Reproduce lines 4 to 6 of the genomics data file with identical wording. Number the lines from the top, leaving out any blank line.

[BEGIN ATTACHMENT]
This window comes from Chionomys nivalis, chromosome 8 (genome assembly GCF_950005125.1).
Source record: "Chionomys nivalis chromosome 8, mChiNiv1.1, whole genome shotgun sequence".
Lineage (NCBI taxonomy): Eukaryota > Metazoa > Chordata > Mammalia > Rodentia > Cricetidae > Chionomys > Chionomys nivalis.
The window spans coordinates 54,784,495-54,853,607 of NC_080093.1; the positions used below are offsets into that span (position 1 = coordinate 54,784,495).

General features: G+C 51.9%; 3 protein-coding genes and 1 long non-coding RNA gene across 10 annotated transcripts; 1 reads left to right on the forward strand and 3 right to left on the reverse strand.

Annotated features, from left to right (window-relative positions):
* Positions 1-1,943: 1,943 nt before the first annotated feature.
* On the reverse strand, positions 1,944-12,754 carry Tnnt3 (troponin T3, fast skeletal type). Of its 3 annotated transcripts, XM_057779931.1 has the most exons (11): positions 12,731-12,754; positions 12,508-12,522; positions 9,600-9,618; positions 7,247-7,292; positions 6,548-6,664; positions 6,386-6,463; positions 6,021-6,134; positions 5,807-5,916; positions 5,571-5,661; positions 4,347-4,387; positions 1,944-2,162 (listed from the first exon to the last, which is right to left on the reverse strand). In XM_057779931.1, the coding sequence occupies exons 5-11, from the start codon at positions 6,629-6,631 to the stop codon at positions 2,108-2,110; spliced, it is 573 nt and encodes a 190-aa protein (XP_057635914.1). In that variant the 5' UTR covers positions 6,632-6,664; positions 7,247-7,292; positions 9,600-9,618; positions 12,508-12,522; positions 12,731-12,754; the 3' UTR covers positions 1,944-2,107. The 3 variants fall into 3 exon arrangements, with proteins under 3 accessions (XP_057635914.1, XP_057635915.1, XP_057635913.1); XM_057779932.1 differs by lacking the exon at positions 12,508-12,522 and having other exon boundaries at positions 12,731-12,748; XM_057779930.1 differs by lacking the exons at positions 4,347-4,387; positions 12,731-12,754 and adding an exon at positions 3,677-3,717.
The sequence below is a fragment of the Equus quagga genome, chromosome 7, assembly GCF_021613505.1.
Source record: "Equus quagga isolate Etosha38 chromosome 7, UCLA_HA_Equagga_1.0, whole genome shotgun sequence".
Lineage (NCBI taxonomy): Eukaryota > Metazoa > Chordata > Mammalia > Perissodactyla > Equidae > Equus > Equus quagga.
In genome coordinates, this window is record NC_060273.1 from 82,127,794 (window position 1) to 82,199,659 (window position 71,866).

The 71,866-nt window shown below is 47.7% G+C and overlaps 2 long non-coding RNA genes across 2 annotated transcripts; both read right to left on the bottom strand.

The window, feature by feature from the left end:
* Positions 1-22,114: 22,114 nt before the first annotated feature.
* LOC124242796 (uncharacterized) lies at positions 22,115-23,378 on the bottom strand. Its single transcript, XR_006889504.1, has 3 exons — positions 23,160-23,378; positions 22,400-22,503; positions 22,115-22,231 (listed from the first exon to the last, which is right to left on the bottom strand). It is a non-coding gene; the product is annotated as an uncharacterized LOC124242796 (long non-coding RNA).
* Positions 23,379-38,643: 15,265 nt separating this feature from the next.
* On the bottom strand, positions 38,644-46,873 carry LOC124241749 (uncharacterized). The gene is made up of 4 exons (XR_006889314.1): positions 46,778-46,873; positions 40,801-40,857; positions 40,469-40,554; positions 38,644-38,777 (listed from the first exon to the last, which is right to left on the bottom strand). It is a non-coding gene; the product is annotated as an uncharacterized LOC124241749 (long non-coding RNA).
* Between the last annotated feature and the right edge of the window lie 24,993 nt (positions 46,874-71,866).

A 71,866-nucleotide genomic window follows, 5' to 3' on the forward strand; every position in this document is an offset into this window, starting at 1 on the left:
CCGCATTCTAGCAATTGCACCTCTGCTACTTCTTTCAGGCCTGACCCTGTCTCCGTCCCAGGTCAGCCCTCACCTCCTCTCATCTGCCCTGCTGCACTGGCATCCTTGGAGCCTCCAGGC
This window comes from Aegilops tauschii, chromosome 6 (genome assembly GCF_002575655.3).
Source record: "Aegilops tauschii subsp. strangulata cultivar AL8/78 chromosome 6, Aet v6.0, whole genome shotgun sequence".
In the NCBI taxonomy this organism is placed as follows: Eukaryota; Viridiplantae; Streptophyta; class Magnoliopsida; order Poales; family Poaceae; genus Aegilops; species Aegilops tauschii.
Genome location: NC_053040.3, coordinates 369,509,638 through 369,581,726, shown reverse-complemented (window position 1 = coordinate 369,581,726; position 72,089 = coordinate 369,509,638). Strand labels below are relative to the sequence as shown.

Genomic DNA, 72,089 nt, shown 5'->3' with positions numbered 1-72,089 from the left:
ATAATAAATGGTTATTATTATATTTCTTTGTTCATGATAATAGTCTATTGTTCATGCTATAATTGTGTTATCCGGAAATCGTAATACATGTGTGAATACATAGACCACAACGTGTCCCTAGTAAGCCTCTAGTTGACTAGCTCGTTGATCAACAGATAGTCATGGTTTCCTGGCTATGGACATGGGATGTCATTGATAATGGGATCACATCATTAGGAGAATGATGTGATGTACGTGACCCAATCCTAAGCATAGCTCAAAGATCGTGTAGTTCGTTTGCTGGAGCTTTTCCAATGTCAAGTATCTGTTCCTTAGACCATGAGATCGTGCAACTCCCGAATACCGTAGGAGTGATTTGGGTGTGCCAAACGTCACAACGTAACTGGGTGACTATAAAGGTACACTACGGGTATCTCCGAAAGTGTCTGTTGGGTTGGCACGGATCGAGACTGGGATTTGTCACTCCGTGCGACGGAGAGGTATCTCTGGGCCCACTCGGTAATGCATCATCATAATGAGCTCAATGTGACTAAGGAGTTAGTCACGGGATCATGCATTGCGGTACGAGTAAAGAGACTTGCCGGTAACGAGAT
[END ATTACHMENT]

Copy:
The window spans coordinates 54,784,495-54,853,607 of NC_080093.1; the positions used below are offsets into that span (position 1 = coordinate 54,784,495).

General features: G+C 51.9%; 3 protein-coding genes and 1 long non-coding RNA gene across 10 annotated transcripts; 1 reads left to right on the forward strand and 3 right to left on the reverse strand.

Annotated features, from left to right (window-relative positions):